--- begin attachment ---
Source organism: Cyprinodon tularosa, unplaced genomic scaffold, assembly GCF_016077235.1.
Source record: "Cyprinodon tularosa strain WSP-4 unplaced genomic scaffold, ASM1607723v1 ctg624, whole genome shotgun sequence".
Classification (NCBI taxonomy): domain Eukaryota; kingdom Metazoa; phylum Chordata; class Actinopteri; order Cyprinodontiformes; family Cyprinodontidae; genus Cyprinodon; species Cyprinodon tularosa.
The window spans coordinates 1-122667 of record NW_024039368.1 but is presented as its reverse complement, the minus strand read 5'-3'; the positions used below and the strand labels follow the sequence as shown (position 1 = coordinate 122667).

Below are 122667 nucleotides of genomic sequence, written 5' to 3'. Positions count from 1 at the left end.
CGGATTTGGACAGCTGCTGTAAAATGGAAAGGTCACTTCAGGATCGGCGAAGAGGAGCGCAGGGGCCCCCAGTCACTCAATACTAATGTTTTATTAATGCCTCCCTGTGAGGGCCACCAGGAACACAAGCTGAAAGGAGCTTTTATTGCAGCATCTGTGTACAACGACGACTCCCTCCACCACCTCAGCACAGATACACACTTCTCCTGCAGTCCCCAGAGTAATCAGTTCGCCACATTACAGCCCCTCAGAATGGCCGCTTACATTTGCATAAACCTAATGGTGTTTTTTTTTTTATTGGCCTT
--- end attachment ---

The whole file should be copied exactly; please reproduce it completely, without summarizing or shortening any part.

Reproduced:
Source organism: Cyprinodon tularosa, unplaced genomic scaffold, assembly GCF_016077235.1.
Source record: "Cyprinodon tularosa strain WSP-4 unplaced genomic scaffold, ASM1607723v1 ctg624, whole genome shotgun sequence".
Classification (NCBI taxonomy): domain Eukaryota; kingdom Metazoa; phylum Chordata; class Actinopteri; order Cyprinodontiformes; family Cyprinodontidae; genus Cyprinodon; species Cyprinodon tularosa.
The window spans coordinates 1-122667 of record NW_024039368.1 but is presented as its reverse complement, the minus strand read 5'-3'; the positions used below and the strand labels follow the sequence as shown (position 1 = coordinate 122667).

Below are 122667 nucleotides of genomic sequence, written 5' to 3'. Positions count from 1 at the left end.
CGGATTTGGACAGCTGCTGTAAAATGGAAAGGTCACTTCAGGATCGGCGAAGAGGAGCGCAGGGGCCCCCAGTCACTCAATACTAATGTTTTATTAATGCCTCCCTGTGAGGGCCACCAGGAACACAAGCTGAAAGGAGCTTTTATTGCAGCATCTGTGTACAACGACGACTCCCTCCACCACCTCAGCACAGATACACACTTCTCCTGCAGTCCCCAGAGTAATCAGTTCGCCACATTACAGCCCCTCAGAATGGCCGCTTACATTTGCATAAACCTAATGGTGTTTTTTTTTTTATTGGCCTT